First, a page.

About Barossa PlayersBarossa Players is a not for profit theatre group which started in 2012 and has since staged 14 plays successfully in association with Barossa Arts and Convention Centre at the Eckermann Theatre.
Monthly Play Readings there are no play readings currently scheduled for 2019, please monitor this website for updates.
For further information contact David Underwood
2019There are no events scheduled for 2019. Please check back for updates, thank you for your support.
One Flew Over the Cuckoo's Nest
When Randle Patrick McMurphy gets transferred for evaluation from a prison farm to a mental institution, he assumes it will be a less restrictive environment. But the authoritarian Nurse Ratched runs the psychiatric ward with an iron fist, keeping her patients cowed through abuse, medication and sessions of electroconvulsive therapy. The battle of wills between the rebellious McMurphy and the inflexible Ratched soon affects all the ward’s patients. The movie won a fistful of Oscars in 1976, including Best Film, Best Director (Miloš Forman), Best Actor (Jack Nicholson), Best Actress (Louise Fletcher), Best Supporting Actor (Brad Dourif).
The play opened with the morning rush in a ladies ‘restroom’ which is managed by two attendants gradually builds up. Three office girls come in to do their make-up before work, then two older widows out for a day shopping followed by Grandma, mum and child, all to ‘spend a penny’. Gradually they begin to chat with some very funny misunderstandings and revelations between the generations! It soon focuses on the men in their lives and the ‘rituals’ expected of the various relationships, each group being outraged by the attitudes of the others! Things begin to get a little sinister when the presence of a ‘man’ is suspected!
Susy Connor, 35 year old employee of Life Choice Options, claims that because she failed to meet the sexual demands of her boss, Gary Fitzgerald, she was severely harassed and unfairly dismissed. And so starts Barossa Players production, Brilliant Lies, by decorated Australian playwright, David Williamson (best known for his Australian football play The Club). Director, David Underwood, says, “Brilliant Lies was very fast paced and engaged the audience from start to finish over its 20 different scenes. The play is raw. Emotions were stirred, empathy, tears, revulsion, fascination …. It has everything.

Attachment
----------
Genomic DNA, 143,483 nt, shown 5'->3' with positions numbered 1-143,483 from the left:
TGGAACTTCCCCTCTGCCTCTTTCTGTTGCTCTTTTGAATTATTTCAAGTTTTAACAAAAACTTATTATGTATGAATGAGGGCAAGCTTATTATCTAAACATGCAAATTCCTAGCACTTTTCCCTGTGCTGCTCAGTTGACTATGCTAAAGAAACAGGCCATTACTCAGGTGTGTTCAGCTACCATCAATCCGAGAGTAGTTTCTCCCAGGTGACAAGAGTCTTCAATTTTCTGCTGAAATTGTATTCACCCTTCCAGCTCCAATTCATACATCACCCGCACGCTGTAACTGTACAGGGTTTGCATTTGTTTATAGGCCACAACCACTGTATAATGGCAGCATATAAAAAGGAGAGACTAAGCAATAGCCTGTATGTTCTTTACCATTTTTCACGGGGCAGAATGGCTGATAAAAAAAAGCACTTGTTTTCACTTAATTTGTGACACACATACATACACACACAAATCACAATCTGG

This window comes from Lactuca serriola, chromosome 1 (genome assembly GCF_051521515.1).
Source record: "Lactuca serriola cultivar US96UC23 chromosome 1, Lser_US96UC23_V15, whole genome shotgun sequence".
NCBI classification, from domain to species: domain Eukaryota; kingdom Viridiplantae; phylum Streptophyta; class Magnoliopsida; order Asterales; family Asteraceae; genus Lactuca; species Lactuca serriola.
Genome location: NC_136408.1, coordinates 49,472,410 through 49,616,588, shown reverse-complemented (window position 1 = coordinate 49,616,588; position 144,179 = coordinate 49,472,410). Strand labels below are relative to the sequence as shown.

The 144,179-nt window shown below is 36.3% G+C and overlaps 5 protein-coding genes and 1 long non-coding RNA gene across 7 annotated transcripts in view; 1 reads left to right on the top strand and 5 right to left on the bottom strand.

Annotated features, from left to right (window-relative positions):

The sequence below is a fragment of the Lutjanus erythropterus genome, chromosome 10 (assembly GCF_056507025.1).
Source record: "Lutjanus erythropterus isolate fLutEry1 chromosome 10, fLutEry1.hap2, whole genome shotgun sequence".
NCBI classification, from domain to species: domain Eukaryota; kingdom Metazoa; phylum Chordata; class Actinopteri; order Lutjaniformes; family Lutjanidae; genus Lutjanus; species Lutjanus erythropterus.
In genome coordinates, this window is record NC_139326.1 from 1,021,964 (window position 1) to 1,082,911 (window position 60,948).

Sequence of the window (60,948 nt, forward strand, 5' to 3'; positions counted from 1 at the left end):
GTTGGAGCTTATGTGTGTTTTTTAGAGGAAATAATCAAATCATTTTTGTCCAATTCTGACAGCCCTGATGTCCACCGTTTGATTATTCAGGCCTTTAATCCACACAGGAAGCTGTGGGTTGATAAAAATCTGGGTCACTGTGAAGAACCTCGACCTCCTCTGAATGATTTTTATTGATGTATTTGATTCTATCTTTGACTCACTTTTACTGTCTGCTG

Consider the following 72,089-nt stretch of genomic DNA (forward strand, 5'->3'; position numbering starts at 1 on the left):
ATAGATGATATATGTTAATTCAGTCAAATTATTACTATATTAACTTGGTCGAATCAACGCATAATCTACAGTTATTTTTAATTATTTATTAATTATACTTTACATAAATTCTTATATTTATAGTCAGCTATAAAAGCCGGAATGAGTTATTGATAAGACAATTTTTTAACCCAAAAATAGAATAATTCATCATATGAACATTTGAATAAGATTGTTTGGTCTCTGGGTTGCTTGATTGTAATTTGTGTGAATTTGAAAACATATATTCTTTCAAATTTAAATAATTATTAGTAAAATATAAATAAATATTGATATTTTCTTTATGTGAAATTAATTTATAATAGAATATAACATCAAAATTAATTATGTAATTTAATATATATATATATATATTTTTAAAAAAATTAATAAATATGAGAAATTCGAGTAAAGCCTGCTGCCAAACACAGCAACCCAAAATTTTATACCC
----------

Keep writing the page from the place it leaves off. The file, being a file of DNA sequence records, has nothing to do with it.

Murder at Checkmate Manor
Barossa Players staged one of their funniest shows The Farndale "Murder at Checkmate Manor". The play is set in the drawing room of Checkmate Manor. The family gathers for the reading of the will of the late Sir Reginald Bishop. However, someone else has designs on the Checkmate millions, and will stop at nothing to get them. A string of grisly murders ensues, where everyone has a motive and everyone is a suspect in aclassic whodunit farce. The crunch comes in the final scene when the murderer is about to be revealed, when Mrs Reece, doyenne of the group, saves the daywith a final twist to the plot.
Pass the ButlerPass the Butler, written by Eric Idle (of Monty Python’s Flying Circus fame), is simply blue-black adult comedy at its very best. It is an outrageous and hilarious piece of Python-esque theatre which has audiences in tears of laughter from curtain up to the uproarious and totally unexpected conclusion.
We implore audiences not to reveal the ending to their friends, but to coax or cajole them to see for themselves.
Agnes of GodWritten By John Pielmeier, Directed by Paul Paulenas.
Young novice nun, Sister Agnes (Jess Beattie), radiates innocence, purity and her Lord′s grace. However, a deceased newborn is discovered in her room. Both Agnes and her protector, Mother Miriam (Siobhan Barnden), claim a virgin birth. This gripping drama is not so much a whodunit, as a ‘how could this be possible?’
Court-appointed psychiatrist, Dr Martha Livingstone (Sandy Smith), is charged with determining whether Agnes is in a fit enough mental state to stand trial for infanticide. The powerful battle between scientific certainties and religious commitment is sure to keep you glued to your seat until the very last thread is unravelled.
This highly acclaimed Australian play is about a young university graduate Lewis (Andrew Smith) attempting to direct Mozart’s opera Cosi Fan Tutte in a mental institution. Set in Melbourne in 1971, with Vietnam War arguments raging, the plot is driven by the inmates demanding to put on the very ambitious production against Lewis’s better judgement.
Roy (Colin Davis), a manic-depressive, leads the charge to stage Mozart’s comic opera. He recruits Doug (Spencer Scholz), a pyromaniac with a cat problem, a domineering psychotic Cherry (Kelly Adams), obsessive-compulsive Ruth (Sandy Smith), stuttering ex-lawyer Henry (Nicolaas Voorendt), heroin addict Julie and spaced out musician, Zac (Giles Bartram). None of them can sing, but at Roy’s insistence, they forge ahead. Dedicated social worker, Justin, (Martin Bailey), attempts to sort out many of the problems that arise. To complicate things, Lewis’s girlfriend Lucy (Savannah Barnden), is having a ‘relationship’ with Lewis’s best mate, Nick (Micah Miller).
Farewell Brisbane Ladies
Written By Doreen Clarke. Directed by Jo Hough. Cast: Gert (Glenda Oberscheidt) and Winnie (Anita Thiele). In a small house, somewhere in Queensland, in the 80s, a couple of ‘old tarts’ share their past and present relationships with us. What a past it is as the stories of various ‘clients’ add a touch of spice to the reminiscences of Gert and Winnie. Gert has had a stroke of luck, inheriting the little home from a grateful Wilhelm when he passed on. Winnie had no such luck but is keen to use Gert’s assets to go into business running their own ‘parlor’!